I wasn’t allowed into the operating theatre and had to make do with waiting outside. After an eternity, the doors burst open and a trolley was wheeled out with a little bundle of flesh curled up inside. He was taken to the maternity ward, and I stared at him speechless as I walked alongside. When we arrived, he was placed in an incubator. I sat outside and burst into silent tears. I didn’t think that it would be possible to feel happier than at that moment, but my son is always putting in a new personal best in that respect – his first smile, his first steps, his first words, his first goal for Leeds United.
I now truly know the meaning of love. Sure, I love my family and Pim, but this is different. Without a second’s thought, I would give up my life for him. For the first time in my life, I am no longer the most important person in the world. In fact, I now rank a distant third behind Tommy and Pim. If you have never had kids, you can’t possibly know this feeling. I could certainly never have imagined it. Now, all I have to do is convince Pim that we should have a second child but the very mention of it sends her into traumatic flashback mode.
There may be no pre- or post-natal classes and care in Thailand, but the hospitals take care of all the paperwork for the baby’s registration, although I also took the option to get this translated and have his birth registered at the British embassy, which was very easy and cost just over 10,000 baht.
Because Tommy was premature, he spent the first 10 days in a hospital incubator, and when he finally came home, there was a nice expensive new cot waiting for him. I told my Australian friend, Andy, and he just laughed and said that the cot would make a good storage space for blankets and duvets. Andy and his Thai wife, Nan, have a young son and they had gone through the same thing. I insisted that Tommy would sleep in the cot, but my opinion counts for little in our house these days. I think that Tommy spent perhaps a total of two weeks sleeping in his cot and the rest of his early years sharing a bed with Pim and me, bonding Thai-style.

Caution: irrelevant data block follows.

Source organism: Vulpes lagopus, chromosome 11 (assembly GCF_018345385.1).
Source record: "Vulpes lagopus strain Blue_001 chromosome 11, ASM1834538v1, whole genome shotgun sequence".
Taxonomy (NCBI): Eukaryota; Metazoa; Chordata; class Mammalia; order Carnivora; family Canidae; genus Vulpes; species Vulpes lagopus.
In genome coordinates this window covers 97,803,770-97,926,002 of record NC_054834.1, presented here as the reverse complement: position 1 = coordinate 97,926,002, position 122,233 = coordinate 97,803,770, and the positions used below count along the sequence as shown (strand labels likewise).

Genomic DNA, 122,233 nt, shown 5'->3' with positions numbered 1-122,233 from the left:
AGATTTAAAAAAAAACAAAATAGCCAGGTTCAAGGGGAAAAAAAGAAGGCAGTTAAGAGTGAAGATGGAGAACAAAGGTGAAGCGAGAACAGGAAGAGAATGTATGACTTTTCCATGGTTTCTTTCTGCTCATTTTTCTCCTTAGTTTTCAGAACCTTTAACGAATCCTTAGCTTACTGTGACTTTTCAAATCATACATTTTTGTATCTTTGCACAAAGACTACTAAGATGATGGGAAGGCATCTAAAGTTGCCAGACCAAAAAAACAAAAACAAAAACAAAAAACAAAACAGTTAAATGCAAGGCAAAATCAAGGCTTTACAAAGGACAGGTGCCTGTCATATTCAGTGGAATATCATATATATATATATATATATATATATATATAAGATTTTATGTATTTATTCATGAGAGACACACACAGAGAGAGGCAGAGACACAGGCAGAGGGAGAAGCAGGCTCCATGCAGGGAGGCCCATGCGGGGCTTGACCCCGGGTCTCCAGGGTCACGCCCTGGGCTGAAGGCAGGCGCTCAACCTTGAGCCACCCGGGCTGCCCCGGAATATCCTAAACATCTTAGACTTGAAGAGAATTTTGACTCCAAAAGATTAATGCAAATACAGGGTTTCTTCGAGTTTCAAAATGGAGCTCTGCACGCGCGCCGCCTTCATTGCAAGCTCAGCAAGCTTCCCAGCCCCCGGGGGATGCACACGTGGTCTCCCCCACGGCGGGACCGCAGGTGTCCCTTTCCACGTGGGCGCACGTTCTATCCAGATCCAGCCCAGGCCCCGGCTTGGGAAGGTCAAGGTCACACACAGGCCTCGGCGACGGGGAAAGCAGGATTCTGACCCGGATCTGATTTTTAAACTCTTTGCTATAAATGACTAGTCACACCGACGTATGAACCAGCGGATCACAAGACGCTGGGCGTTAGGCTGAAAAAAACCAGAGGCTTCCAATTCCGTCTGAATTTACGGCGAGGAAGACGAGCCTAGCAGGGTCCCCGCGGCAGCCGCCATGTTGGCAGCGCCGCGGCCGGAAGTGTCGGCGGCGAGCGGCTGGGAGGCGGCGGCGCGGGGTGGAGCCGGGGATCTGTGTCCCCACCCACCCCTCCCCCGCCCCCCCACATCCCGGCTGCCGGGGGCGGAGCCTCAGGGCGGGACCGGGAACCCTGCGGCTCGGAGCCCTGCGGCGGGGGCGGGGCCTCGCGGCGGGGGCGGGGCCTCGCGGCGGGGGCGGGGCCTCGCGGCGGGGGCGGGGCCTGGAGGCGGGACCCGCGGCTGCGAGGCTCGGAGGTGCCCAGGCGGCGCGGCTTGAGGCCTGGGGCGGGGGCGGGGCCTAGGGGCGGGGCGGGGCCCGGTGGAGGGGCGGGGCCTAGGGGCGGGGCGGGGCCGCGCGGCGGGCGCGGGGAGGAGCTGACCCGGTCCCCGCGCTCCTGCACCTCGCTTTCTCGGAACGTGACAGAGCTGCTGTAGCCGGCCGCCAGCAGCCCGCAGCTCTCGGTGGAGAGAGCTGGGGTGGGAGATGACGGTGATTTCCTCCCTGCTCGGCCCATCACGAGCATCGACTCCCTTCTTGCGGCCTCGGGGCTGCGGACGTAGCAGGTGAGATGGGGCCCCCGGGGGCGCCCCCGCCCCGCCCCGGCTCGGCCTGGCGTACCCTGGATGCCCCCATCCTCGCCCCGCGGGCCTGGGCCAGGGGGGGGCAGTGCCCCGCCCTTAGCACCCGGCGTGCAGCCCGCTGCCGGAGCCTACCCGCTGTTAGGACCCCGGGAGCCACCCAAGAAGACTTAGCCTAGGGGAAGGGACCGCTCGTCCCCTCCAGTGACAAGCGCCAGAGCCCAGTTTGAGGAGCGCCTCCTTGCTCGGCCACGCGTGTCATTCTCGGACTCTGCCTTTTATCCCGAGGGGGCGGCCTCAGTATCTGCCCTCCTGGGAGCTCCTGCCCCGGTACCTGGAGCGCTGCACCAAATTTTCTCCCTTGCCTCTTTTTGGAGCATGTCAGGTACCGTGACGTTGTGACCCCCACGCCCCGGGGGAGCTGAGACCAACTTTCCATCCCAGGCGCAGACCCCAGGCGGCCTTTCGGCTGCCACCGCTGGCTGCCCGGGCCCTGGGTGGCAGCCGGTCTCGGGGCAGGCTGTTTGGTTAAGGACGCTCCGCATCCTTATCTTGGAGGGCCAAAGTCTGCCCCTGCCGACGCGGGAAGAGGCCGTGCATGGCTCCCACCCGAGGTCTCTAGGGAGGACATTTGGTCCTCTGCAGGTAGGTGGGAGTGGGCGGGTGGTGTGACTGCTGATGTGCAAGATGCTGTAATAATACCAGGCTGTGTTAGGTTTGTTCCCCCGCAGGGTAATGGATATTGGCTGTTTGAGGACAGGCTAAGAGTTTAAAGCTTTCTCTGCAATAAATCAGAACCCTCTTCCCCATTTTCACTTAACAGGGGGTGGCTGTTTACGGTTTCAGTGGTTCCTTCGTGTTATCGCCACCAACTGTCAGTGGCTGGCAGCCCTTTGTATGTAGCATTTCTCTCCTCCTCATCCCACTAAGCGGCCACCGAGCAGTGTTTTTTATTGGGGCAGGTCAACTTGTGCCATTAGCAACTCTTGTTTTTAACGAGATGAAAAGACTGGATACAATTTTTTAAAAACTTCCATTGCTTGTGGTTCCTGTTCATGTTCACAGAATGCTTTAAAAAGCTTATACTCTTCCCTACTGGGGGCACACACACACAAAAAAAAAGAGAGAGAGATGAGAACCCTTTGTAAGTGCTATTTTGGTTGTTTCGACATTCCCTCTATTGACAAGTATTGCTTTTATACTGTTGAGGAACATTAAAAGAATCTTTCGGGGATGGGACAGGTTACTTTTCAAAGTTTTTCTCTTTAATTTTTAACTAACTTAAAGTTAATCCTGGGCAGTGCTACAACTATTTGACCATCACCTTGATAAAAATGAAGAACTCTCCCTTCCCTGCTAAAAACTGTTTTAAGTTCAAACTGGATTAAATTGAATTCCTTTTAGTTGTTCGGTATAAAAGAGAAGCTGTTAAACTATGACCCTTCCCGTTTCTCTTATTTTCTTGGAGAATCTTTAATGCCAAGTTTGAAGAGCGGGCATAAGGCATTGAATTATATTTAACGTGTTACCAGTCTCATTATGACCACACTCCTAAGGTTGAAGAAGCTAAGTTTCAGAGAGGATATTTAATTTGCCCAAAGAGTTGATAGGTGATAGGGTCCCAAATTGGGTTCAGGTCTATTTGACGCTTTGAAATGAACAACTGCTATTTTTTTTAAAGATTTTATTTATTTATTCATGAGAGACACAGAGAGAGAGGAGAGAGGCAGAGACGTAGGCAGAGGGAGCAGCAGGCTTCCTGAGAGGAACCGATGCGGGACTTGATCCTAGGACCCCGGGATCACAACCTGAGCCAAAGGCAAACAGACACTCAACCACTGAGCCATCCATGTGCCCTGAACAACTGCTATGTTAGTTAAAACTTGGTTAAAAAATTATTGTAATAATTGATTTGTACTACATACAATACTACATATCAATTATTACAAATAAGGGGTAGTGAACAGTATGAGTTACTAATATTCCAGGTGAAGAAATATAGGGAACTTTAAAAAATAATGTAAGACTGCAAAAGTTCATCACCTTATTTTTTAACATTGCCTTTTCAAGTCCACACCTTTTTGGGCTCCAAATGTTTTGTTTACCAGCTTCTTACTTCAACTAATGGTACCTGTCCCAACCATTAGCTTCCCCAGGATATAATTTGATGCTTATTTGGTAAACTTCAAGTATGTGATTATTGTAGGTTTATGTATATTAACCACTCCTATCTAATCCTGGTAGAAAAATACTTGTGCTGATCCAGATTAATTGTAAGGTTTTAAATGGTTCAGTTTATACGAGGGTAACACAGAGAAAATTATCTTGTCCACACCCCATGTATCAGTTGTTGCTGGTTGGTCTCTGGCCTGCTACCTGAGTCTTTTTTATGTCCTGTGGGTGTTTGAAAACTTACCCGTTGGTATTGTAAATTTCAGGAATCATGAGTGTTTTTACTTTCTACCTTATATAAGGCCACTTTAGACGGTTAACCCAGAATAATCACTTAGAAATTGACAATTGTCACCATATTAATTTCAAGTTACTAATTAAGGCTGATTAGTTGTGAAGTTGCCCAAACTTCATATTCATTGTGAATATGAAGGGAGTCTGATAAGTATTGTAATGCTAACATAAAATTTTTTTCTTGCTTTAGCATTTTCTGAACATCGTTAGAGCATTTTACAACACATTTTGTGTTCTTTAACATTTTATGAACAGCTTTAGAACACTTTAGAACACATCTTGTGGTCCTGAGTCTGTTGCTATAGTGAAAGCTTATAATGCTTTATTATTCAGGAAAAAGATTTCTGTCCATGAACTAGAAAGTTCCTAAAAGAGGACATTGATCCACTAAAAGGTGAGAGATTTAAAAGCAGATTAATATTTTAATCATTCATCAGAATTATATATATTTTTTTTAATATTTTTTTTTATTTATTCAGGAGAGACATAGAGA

When I first came to Thailand, I had heard all about how Thais paid great respect to elderly people, but the same can definitely be said of children. A one-legged old granny with her week’s shopping will give up her seat on the bus so that a healthy five-year-old boy can sit down. I have asked Thais about this many times and they just think that we farangs are very rude because we don’t do this. I am all for respecting and embracing cultural differences, but this one just doesn’t make sense to me. I have even seen someone give up their seat on the sky-train for a little boy, who then stood on the seat so that he could look out of the window. The boy’s mother didn’t see anything wrong with this even though the carriage was full of tired and seat-less commuters.
On the flip side, it’s great that Thais love kids so much, especially when Pim and I go shopping or to a restaurant. When my niece and her boyfriend were in Thailand, they came through to Bangkok for a couple of days. I took them shopping and we first stopped in a restaurant in the mall for lunch. Tommy was about 14 months old and as soon as we sat down, the waitresses were all over him and he was whisked away out of sight. Pim and I were glad of the respite and hoped we might get a chance to eat in peace, but my niece was shocked and even worried about Tommy. If this were in England, who knows what could have happened to him, but here in Thailand he has thirty million aunties looking out for him. When he was returned, he had some new toys to play with, and after a quick bite to eat, he was off playing with another aunty at a nearby food stall.
Do you have an experience of having children in Thailand? Share it in readers’ comments below.